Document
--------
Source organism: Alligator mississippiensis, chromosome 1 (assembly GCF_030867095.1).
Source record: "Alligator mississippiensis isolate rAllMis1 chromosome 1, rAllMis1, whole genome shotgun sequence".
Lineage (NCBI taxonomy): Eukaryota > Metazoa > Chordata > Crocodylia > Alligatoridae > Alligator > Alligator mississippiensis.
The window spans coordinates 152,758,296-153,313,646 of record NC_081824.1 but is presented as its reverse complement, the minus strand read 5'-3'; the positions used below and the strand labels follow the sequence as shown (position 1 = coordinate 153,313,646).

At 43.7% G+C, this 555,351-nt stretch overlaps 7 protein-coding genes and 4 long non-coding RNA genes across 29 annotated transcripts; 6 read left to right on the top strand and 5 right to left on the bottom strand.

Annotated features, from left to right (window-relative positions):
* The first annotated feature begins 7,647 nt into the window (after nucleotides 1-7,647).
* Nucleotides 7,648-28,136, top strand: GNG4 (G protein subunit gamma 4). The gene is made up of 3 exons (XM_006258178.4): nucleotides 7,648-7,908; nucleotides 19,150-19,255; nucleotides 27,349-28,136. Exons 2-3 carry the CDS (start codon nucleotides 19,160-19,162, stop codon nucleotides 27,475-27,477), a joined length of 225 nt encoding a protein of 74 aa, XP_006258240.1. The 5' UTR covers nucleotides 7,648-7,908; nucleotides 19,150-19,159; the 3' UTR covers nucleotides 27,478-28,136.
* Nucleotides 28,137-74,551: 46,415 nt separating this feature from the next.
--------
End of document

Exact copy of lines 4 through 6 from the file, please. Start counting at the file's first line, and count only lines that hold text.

The window spans coordinates 152,758,296-153,313,646 of record NC_081824.1 but is presented as its reverse complement, the minus strand read 5'-3'; the positions used below and the strand labels follow the sequence as shown (position 1 = coordinate 153,313,646).

At 43.7% G+C, this 555,351-nt stretch overlaps 7 protein-coding genes and 4 long non-coding RNA genes across 29 annotated transcripts; 6 read left to right on the top strand and 5 right to left on the bottom strand.

Annotated features, from left to right (window-relative positions):